Dads, watch your wives today.
You won't find the magic of Mother's Day inside a Hallmark card. No, it's in the sweet moments that happen right under your nose.
I never tire of seeing my wife with our two young boys. Sometimes, she and our 6-year-old son garden together. I watch them out the kitchen window. The boy, his hands heavy with soggy work gloves, waits by a wheelbarrow for Mommy's next instructions.
"Give those ferns some water," I imagine her saying as she hands off the garden hose and points him to the next flower bed.
This goes on for hours.
In my mind's eye, I see my own mother -- now dead -- weeding her peonies, which were lovingly handed down from her mother, my grandmother, "Munner."
At soccer games with my older son, I watch my wife exhort him with an intensity that reminds me she is a farm-raised daughter of the South.
"Way to be tough," she'll bark out. "Play hard and keep your head up."
A few weeks ago, he asked her to tone it down a little. "I can hear you over everybody, Mom," he complained.
"That's because I'm your Momma," she said, giving no ground. "You're supposed to hear me."
Have you noticed that moms and dads have different approaches to parenting?
I have two volumes: soft and loud. For example, the first time I ask the boys to brush their teeth in the mornings, it sounds measured, almost genteel.
"Guys, please make sure you have your teeth brushed when I get out of the shower so we won't be late for school, OK?" I'll say.
If they comply, fine. If they don't, I'll whistle so loudly it rattles plates in the cupboard, or I'll clap so hard my hands hurt. Shock and awe, that's what dads do.
My wife, a first-grade teacher, has a way of making her request with enough firmness the first time that it leaves no room for negotiation. Her commands are fast and efficient with a little guilt sewn in.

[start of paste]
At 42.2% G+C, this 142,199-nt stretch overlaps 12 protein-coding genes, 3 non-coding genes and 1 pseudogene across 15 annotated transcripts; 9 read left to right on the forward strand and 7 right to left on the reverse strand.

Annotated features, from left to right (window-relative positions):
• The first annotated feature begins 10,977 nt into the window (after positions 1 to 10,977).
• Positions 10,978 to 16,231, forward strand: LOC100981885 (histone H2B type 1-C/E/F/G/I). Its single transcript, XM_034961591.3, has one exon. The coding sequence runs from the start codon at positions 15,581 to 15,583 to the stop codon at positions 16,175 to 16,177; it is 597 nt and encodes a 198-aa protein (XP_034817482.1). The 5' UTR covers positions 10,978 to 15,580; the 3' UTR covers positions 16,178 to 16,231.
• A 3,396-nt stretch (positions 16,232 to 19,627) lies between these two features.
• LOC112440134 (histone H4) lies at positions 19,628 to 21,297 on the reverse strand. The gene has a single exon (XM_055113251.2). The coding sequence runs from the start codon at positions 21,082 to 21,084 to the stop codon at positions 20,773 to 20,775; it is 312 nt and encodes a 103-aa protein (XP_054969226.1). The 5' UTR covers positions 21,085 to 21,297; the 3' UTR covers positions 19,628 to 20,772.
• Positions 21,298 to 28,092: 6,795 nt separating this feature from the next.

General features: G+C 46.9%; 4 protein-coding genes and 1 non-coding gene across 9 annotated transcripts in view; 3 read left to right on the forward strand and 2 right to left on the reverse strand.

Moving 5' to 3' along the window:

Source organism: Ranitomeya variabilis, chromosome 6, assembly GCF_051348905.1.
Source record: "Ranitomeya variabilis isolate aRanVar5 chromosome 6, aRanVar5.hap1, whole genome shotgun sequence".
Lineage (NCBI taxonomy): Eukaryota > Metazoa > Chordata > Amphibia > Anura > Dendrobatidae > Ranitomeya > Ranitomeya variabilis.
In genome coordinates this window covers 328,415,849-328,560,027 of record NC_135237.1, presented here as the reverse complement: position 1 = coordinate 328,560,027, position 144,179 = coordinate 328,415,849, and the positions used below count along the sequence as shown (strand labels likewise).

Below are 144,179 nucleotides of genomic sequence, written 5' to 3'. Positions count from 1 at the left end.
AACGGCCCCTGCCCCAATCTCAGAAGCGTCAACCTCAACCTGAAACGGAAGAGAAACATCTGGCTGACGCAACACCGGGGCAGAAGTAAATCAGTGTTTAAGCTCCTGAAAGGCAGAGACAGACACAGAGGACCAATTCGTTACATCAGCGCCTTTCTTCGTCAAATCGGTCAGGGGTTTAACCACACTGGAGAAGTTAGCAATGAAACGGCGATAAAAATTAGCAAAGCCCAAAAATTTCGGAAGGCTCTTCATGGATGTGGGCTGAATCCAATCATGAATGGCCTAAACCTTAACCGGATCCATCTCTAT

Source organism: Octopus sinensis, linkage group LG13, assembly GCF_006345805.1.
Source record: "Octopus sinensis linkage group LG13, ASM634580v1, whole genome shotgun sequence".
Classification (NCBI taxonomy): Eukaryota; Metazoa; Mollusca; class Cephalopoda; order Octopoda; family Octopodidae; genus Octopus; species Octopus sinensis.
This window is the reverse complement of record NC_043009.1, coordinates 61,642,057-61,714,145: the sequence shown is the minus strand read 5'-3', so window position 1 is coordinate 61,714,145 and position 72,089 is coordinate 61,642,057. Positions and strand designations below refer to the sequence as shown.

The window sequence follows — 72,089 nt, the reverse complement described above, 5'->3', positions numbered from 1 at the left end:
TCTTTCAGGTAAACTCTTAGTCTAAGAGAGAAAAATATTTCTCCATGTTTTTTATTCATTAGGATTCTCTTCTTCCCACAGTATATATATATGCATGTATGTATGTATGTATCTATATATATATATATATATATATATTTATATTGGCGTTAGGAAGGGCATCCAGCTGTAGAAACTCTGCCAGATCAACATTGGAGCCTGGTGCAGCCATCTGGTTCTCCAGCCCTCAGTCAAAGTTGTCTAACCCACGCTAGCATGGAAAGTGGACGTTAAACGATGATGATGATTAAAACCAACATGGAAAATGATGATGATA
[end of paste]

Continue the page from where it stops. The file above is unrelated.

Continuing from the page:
"Boys, brush your teeth," she'll say. "Why do I have to tell you?"
Mothers also have a sixth sense about when to press and when to relax.
A good example: My 6-year-old has battled a couple of challenges in the past month, two badly skinned knees and a loose front tooth that dangles like it's being held in place by opposing magnets.
"I don't want to be strangle-toothed," he says forlornly.
When it comes time to tend the skinned knees, my wife breaks out a pump bottle of hydrogen peroxide and takes no excuses. Battling infections is non-negotiable.
The tooth she lets slide; although she holds the world's record for pulling ready-to-drop teeth. (Her schoolchildren trust her in a way they don't their own parents.)
See, as a dad, I'd forget the scabby knees and focus on that dangling tooth, which is driving me crazy. If it doesn't fall out by Father's Day, that's what I want as a gift: 10 seconds with that incisor.
Is it any wonder that children go to their moms first when they're hurt or scared? The tender mysteries of motherhood are ancient and deep -- yet so commonplace that they become nearly invisible.
We lift thanks today for our mothers. For backyard flowers and tended knees and those musical voices -- filled with love -- that ever exhort us in the game of life to be tough and to keep our heads up.
Contact Mark Kennedy at firstname.lastname@example.org or 423-757-6645. Follow him on Twitter @TFPCOLUMNIST. Subscribe to his Facebook updates at www.facebook.com/mkennedycolumnist.
Mark Kennedy is the editor of the Times Free Press opinion pages and writes the Sunday “Life Stories” column. He also writes a Saturday automotive column, “Test Drive,” for the Business section. For 13 years, Kennedy was features editor of the newspaper, and before that he was the newspaper’s first Sunday editor. The Times Free Press Life section won the state press award for Best Community Lifestyles four times during his tenure. Before Chattanooga’s newspapers ...